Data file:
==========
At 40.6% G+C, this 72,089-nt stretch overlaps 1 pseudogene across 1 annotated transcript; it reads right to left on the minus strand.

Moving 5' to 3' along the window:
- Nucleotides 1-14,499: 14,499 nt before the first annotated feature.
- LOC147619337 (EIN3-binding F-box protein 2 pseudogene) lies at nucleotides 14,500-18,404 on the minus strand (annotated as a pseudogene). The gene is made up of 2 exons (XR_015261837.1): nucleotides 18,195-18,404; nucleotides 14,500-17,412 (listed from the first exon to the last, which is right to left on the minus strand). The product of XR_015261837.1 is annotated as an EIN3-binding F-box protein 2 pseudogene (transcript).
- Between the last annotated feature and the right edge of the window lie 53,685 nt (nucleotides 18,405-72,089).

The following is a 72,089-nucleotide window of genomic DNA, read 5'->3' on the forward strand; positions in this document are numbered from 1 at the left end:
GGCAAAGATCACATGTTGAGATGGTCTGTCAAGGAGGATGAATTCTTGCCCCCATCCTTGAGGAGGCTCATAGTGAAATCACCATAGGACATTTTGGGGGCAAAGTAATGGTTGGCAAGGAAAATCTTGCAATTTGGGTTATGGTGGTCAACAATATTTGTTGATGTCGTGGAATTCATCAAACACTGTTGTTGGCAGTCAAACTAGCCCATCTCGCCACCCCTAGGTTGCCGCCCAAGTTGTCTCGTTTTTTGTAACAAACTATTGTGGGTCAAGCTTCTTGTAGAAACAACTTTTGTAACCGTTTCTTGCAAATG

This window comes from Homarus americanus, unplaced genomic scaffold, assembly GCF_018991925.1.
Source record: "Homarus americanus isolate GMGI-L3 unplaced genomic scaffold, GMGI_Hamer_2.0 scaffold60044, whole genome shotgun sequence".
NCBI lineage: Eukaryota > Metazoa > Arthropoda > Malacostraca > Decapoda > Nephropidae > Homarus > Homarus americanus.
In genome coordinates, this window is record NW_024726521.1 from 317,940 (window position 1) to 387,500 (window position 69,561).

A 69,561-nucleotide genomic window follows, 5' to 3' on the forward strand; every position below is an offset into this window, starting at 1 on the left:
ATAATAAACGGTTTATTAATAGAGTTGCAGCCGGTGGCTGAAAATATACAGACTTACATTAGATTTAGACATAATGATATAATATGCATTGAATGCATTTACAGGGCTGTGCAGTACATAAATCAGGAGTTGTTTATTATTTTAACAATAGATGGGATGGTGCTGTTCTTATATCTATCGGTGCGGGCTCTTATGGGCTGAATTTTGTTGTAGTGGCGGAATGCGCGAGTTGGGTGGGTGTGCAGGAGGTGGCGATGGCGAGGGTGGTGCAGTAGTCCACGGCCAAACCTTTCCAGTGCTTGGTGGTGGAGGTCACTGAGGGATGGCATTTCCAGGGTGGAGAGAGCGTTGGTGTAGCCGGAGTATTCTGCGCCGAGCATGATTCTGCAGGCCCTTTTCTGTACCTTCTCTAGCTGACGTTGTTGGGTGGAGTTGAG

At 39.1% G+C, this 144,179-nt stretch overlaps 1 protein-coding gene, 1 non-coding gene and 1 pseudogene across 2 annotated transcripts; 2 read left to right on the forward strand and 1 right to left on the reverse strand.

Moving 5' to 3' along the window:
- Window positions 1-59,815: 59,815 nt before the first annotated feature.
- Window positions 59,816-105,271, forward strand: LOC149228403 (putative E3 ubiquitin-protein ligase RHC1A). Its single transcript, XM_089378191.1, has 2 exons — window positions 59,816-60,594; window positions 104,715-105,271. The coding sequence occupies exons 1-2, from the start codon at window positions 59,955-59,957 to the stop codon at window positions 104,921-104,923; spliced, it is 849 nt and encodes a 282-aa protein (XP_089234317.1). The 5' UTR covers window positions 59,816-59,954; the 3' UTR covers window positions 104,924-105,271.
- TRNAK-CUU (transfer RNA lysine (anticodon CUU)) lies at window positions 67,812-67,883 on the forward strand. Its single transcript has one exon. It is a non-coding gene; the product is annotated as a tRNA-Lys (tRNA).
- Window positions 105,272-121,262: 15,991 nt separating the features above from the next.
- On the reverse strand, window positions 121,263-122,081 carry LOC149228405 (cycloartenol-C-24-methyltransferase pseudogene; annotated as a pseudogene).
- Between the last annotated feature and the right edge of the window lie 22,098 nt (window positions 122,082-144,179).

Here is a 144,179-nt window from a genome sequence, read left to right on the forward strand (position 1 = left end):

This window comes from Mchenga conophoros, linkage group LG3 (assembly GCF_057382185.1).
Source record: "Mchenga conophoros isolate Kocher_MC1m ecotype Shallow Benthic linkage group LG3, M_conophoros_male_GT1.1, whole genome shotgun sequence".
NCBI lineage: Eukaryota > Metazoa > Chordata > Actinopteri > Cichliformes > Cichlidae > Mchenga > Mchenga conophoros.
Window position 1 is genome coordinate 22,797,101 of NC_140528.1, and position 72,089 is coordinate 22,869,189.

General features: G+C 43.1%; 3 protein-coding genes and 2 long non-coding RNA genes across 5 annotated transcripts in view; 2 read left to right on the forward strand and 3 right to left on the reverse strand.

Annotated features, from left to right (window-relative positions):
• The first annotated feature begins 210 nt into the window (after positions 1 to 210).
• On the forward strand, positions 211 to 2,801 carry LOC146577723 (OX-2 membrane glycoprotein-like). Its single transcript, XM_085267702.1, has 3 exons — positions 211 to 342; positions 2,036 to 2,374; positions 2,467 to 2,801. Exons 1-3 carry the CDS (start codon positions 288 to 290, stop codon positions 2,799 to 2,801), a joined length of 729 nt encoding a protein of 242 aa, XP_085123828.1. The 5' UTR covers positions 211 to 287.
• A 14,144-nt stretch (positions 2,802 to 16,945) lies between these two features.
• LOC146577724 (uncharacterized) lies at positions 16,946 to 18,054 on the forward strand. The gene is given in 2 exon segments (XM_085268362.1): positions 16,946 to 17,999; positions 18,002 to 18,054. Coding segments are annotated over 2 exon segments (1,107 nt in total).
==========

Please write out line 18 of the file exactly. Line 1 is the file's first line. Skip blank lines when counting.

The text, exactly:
- TRNAK-CUU (transfer RNA lysine (anticodon CUU)) lies at window positions 67,812-67,883 on the forward strand. Its single transcript has one exon. It is a non-coding gene; the product is annotated as a tRNA-Lys (tRNA).